'Course' of action to spread awareness
Awareness through school curriculum will supplement ongoing efforts to popularise government schemes.
"Knowledge is power. Information is liberating. Education is the premise of progress, in every society, in every family." - Kofi Annan
Putting the power of knowledge and information to good use, NCERT textbooks now mention current Government schemes. After its latest revision, one finds references of Beti Bachao Beti Padhao, Digital India, Namami Gange and Swachh Bharat Abhiyaan, among others. Some time back, Uttarakhand government had asked schools in Chamoli district to follow a unique practice. A student had to be tasked with informing others about one development or welfare scheme during daily prayer assembly. To aid this, information on state government-run programmes in the district had been put together in a booklet and circulated to schools. These are interesting ways of making students aware of prevalent schemes and their objectives. But what next? Students would learn about it as a minor part of the subject and then move on. One of the persisting problems with government schemes and programmes is that many prospective beneficiaries remain unaware of benefits that they can avail of. In such a situation, schemes made even with best of intentions might find it hard to succeed. To tide over this, can there be a dedicated school level course on various government schemes and programmes?
But why introduce a new course when NCERT textbooks for different subjects are already incorporating schemes? Well, the point of such a dedicated course will be two-fold. First, it would ensure that schemes are made a major focus of study. Second, students would be taught schemes that can be useful to them or their families. This will involve an element of customisation. For instance, in a class with students of minority communities, teachers can explain schemes like USTTAD (Upgrading the Skills and Training in Traditional Arts/Crafts for Development) beneficial for artisans, throw light on Nai Roshni-the Scheme for Leadership Development of Minority Women and Seekho aur Kamao, a skill development programme that also targets youth (14-35 years) of such communities. To encourage people to take up insurance, they can talk about Pradhan Mantri Suraksha Bima Yojana for personal accident insurance and Pradhan Mantri Jeevan Jyoti Bima Yojana for life insurance. Therefore, the aim is to equip students with scheme-related knowledge so that it can be used not only to their advantage but also benefit their families and people around.
Let's explore this further: The course need not be restricted to programmes of the national government. In schools in Madhya Pradesh, while discussing farmer related schemes like Pradhan Mantri Fasal Bima Yojana and Soil Health Cards, Bhavantar Bhugtan Yojana of the state government can also be highlighted. The latter is a price deficiency support scheme for farmers producing certain crops. To aid this process, Central and respective State/UT governments can come out with booklets on their schemes to communicate essentials in simple language. This will ensure the dissemination of updated and correct information. These booklets can be revised regularly so that new programmes like the recently announced Ayushman Bharat-National Health Protection Mission can be included.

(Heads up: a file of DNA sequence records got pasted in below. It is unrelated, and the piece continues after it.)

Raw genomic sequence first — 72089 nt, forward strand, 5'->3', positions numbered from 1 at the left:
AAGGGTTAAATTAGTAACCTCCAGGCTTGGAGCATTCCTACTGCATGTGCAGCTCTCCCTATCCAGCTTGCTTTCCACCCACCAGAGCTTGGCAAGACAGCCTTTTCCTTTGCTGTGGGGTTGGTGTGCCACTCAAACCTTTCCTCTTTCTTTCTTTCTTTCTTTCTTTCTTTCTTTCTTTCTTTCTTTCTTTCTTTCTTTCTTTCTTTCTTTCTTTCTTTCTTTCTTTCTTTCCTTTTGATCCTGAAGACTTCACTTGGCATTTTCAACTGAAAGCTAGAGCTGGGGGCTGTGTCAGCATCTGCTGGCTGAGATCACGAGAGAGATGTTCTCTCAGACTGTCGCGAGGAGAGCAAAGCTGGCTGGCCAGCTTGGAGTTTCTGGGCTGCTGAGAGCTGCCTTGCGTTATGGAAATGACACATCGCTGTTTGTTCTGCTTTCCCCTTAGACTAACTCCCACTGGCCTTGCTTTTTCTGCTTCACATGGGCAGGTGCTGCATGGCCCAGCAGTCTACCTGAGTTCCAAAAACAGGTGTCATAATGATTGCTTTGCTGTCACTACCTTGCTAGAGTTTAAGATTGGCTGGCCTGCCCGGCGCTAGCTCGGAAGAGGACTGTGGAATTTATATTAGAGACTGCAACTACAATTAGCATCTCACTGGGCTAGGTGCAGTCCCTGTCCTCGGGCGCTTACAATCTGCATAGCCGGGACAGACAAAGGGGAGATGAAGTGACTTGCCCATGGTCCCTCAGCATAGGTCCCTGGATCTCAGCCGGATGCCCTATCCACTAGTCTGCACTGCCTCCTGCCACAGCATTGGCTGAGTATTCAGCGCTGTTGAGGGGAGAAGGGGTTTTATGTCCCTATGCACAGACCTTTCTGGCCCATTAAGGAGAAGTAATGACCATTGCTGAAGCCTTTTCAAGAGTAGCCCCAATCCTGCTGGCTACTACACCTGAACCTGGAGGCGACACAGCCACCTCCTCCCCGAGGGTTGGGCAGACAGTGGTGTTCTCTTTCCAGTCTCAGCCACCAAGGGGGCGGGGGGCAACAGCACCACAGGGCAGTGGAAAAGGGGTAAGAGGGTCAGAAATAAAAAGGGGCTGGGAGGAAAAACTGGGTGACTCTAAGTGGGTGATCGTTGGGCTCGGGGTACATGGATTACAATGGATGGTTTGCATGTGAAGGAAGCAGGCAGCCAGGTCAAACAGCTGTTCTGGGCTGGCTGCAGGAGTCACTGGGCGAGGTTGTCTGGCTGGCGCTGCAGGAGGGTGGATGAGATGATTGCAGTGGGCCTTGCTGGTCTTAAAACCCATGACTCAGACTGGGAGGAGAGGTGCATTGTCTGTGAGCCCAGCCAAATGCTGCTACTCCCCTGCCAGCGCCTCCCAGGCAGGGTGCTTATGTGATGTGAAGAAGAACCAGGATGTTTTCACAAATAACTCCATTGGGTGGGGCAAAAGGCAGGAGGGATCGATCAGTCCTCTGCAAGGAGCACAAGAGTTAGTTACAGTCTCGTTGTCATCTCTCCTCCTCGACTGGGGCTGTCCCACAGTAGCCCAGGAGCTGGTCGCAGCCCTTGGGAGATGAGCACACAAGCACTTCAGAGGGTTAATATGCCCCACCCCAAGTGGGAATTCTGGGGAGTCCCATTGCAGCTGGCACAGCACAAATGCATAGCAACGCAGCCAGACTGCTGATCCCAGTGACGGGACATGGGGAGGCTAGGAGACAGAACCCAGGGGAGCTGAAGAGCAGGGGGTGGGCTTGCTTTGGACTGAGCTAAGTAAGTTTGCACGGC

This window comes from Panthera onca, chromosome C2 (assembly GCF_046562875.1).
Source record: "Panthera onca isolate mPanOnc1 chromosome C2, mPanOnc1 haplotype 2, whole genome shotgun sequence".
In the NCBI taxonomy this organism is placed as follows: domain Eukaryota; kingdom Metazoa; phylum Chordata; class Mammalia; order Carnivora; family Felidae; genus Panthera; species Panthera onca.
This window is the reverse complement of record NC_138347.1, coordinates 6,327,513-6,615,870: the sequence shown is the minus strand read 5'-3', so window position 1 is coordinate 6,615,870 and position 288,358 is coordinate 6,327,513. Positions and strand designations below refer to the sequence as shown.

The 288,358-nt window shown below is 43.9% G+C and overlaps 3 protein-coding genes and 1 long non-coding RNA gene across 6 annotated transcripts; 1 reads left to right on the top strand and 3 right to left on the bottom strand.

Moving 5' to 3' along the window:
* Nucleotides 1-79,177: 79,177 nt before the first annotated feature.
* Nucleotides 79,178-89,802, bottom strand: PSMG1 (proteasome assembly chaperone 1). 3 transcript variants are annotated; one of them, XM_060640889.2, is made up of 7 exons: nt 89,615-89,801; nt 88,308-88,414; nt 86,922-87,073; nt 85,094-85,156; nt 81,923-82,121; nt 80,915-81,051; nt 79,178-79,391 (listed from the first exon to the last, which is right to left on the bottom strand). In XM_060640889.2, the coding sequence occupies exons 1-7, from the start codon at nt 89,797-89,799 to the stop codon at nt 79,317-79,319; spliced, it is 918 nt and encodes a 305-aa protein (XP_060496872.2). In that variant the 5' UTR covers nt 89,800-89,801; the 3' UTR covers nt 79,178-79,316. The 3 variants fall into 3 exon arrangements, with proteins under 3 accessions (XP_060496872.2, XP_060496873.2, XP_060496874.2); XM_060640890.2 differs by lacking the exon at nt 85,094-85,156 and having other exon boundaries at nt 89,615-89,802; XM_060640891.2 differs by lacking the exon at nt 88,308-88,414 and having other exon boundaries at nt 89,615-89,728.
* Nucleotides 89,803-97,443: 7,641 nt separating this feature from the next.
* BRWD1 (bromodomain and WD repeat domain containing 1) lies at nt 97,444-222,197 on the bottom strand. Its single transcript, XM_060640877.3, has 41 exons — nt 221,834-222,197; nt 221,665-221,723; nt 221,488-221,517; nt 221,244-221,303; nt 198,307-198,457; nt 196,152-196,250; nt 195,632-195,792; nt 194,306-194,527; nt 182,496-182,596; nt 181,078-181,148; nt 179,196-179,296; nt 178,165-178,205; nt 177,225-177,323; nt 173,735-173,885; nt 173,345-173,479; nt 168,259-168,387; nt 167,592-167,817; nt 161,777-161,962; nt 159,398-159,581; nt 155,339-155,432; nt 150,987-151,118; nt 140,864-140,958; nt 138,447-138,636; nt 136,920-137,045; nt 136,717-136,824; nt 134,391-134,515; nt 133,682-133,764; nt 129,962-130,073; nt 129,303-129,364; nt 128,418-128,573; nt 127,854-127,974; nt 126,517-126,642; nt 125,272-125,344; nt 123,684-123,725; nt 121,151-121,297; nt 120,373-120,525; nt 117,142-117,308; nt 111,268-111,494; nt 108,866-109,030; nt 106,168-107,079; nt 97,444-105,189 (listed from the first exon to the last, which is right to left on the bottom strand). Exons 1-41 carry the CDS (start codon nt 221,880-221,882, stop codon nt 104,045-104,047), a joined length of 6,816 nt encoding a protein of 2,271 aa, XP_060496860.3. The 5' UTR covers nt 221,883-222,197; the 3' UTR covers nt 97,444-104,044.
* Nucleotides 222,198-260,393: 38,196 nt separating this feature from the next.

This is just one part of it. The ingenuity of teachers in meaningfully conveying such information would be equally important. First, teachers would be best placed to customise information keeping in mind the students in a class. Girl students in class 11th interested in pursuing engineering can be apprised about the Udaan programme. It has been launched by CBSE to prepare these girls for admission tests to join prestigious engineering institutions. In light of the rising incidents of sexual offences against children, they should be taught about POCSO (Protection of Children from Sexual Offences) E- Box. This is an online complaint system to report sexual offences against children. In addition to discussing these specific schemes, teachers can elaborate on programmes like Swachh Bharat Abhiyaan which are relevant to all. Second, the key would be to communicate details innovatively. Instead of a one-way lecture, an interactive one may help. Third, class appropriate teaching would be necessary. For example, while younger students may be introduced to programmes like Digital India, senior students would be in a better position to grasp the concept of Gold Monetisation Scheme and its implications for the economy. Therefore, as students move to higher classes, they can be exposed to schemes that require greater understanding.